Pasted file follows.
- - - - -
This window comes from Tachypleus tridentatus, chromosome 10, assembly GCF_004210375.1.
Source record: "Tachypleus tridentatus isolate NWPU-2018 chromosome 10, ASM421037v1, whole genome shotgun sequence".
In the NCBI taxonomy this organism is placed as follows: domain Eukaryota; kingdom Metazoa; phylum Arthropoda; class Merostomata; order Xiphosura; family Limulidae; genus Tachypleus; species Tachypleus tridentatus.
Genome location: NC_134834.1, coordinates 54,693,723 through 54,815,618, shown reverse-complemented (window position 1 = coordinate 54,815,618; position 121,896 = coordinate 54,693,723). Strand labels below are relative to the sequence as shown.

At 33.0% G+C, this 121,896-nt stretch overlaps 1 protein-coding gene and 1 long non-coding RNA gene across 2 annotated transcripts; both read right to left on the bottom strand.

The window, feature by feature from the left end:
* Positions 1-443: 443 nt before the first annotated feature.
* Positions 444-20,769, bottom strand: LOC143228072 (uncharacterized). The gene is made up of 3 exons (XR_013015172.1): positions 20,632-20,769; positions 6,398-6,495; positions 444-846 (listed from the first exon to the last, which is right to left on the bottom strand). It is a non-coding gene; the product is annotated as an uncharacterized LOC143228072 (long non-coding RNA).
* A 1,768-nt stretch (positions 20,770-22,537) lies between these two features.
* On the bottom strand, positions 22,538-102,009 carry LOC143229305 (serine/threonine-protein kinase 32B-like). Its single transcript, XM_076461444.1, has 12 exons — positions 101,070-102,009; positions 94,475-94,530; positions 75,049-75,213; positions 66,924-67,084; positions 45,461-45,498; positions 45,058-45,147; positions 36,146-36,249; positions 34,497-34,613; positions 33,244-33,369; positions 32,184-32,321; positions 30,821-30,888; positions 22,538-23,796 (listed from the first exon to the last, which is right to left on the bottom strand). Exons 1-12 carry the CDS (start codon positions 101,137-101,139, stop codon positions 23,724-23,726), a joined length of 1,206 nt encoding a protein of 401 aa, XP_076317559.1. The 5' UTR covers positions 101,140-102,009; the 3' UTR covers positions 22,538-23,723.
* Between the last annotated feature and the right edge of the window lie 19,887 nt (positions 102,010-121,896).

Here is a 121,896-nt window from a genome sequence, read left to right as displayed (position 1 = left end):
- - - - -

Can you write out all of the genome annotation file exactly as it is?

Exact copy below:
This window comes from Tachypleus tridentatus, chromosome 10, assembly GCF_004210375.1.
Source record: "Tachypleus tridentatus isolate NWPU-2018 chromosome 10, ASM421037v1, whole genome shotgun sequence".
In the NCBI taxonomy this organism is placed as follows: domain Eukaryota; kingdom Metazoa; phylum Arthropoda; class Merostomata; order Xiphosura; family Limulidae; genus Tachypleus; species Tachypleus tridentatus.
Genome location: NC_134834.1, coordinates 54,693,723 through 54,815,618, shown reverse-complemented (window position 1 = coordinate 54,815,618; position 121,896 = coordinate 54,693,723). Strand labels below are relative to the sequence as shown.

At 33.0% G+C, this 121,896-nt stretch overlaps 1 protein-coding gene and 1 long non-coding RNA gene across 2 annotated transcripts; both read right to left on the bottom strand.

The window, feature by feature from the left end:
* Positions 1-443: 443 nt before the first annotated feature.
* Positions 444-20,769, bottom strand: LOC143228072 (uncharacterized). The gene is made up of 3 exons (XR_013015172.1): positions 20,632-20,769; positions 6,398-6,495; positions 444-846 (listed from the first exon to the last, which is right to left on the bottom strand). It is a non-coding gene; the product is annotated as an uncharacterized LOC143228072 (long non-coding RNA).
* A 1,768-nt stretch (positions 20,770-22,537) lies between these two features.
* On the bottom strand, positions 22,538-102,009 carry LOC143229305 (serine/threonine-protein kinase 32B-like). Its single transcript, XM_076461444.1, has 12 exons — positions 101,070-102,009; positions 94,475-94,530; positions 75,049-75,213; positions 66,924-67,084; positions 45,461-45,498; positions 45,058-45,147; positions 36,146-36,249; positions 34,497-34,613; positions 33,244-33,369; positions 32,184-32,321; positions 30,821-30,888; positions 22,538-23,796 (listed from the first exon to the last, which is right to left on the bottom strand). Exons 1-12 carry the CDS (start codon positions 101,137-101,139, stop codon positions 23,724-23,726), a joined length of 1,206 nt encoding a protein of 401 aa, XP_076317559.1. The 5' UTR covers positions 101,140-102,009; the 3' UTR covers positions 22,538-23,723.
* Between the last annotated feature and the right edge of the window lie 19,887 nt (positions 102,010-121,896).

Here is a 121,896-nt window from a genome sequence, read left to right as displayed (position 1 = left end):